With only 36 female TDs, Niamh Finnegan asks if the number of women involved in youth wings can be translated into seats in the Dáil.
The 2020 General Election saw 36 female TDs win seats in the Dáil. Despite a record number of women running for election (almost one in three candidates were women) female TDs only make up 22.5% of the Dáil. There are many young women involved in youth politics in UCD and other universities around the country. The women interviewed for this piece cite helping people and changing things for the better as their main influences for becoming involved in politics. The main concern is encouraging these university students to pursue a career in politics and stay engaged after they graduate.
Three out of five committee members in the UCD Social Democrats are women. When asked how they have encouraged young women to join their party, Vice-Auditor Sophie Linnane, says that she never felt that she received targeted advertisements for her to join based on her gender, but also highlights how nice it is that the leaders of the main political party are both women, stating that she thinks this must have influenced her in some way. Linnane also highlighted how important equality and respect are in the society, “everyone is very much equal and everyone can say what they want to say”, and that everyone is encouraged to bring forward ideas.
Equality in the party is a key issue for Labour’s Vice-Chair and Events Officer, Lhamo Fitzsimons. “It’s a safe space, women can speak out, women are always at the forefront…, we’re not just on display.” Fitzsimons also highlights how at the beginning of every National Labour Youth meeting there is Safe Space training which encourages people to share their pronouns and identify the words or statements that people at the meeting might find offensive. This serves to create a more welcoming environment for everyone in Labour Youth.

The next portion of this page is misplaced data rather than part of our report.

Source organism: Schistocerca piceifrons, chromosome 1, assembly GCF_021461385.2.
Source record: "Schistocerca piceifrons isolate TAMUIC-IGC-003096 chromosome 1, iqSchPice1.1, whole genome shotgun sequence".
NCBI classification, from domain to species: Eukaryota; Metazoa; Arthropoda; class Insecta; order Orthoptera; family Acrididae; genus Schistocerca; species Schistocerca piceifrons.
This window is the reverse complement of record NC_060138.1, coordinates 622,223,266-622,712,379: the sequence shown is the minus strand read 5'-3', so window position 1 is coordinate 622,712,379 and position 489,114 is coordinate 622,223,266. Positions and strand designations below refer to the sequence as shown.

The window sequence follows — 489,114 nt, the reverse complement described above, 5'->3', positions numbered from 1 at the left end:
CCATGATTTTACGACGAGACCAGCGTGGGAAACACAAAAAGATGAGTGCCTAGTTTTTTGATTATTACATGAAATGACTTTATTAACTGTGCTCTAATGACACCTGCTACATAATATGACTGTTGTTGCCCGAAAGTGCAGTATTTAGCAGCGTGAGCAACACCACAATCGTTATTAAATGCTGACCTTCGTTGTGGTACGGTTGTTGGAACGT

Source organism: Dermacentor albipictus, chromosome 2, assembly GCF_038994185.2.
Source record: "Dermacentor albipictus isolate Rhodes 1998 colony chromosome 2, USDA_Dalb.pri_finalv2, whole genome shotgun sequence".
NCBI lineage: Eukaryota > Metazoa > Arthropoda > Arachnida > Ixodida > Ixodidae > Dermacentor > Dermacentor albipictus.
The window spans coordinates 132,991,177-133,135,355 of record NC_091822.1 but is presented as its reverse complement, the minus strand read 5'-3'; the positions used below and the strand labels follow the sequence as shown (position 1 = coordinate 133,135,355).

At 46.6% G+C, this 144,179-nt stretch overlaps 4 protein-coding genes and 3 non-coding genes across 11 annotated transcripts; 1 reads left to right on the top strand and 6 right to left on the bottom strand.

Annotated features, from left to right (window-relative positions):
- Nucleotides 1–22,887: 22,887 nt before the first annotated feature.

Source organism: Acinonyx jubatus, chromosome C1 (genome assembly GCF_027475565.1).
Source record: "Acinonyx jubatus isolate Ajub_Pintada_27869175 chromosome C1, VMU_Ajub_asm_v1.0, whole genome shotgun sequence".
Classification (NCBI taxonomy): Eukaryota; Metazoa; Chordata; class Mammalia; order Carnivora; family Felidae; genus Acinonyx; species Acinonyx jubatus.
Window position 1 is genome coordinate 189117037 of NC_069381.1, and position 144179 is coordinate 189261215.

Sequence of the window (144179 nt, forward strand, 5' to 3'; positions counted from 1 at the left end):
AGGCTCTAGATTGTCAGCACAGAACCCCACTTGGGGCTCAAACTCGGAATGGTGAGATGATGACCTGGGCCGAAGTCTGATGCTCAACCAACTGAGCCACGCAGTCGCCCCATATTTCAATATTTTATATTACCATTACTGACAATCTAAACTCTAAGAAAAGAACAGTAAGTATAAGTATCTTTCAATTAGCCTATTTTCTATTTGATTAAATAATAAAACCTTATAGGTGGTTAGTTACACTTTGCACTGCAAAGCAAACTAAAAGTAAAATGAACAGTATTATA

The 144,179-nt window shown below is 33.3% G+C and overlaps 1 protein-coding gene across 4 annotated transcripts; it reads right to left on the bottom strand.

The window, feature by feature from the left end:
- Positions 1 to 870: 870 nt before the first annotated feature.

Fitzsimons mentioned how delighted she was when she saw how many women were involved in youth politics in UCD, however, she pointed out that the 33rd Dáil has fewer female TDs than the 32nd. Fitzsimons would like to see training provided to women who don’t have family links to politics: “For a lot of people politics is hereditary, networking, it’s who do you know or who was your grandfather and for some women, they don’t want to have to be depending on who their grandfather was.” She wants separate training and networking opportunities for women which would provide support and assistance when fighting what appears as “a huge old boys club”.
Both UCD Social Democrats and UCD Labour mention contact with the main political parties as one of the most positive and helpful parts of being involved in youth politics. Fitzsimons spoke about how people elected to the National Youth Wing sit on a council with the National Party and are encouraged to run social media campaigns for the main party. Labour Youth are a valued part of its senior party. “Our youth wing can be ahead of the charge when it comes to our National Party… sometimes we’re more progressive than the National Party itself but we’re great at leading the National Party forward… some of the older members might be slower to know an issue is there or to adopt an issue and we can help them with that.”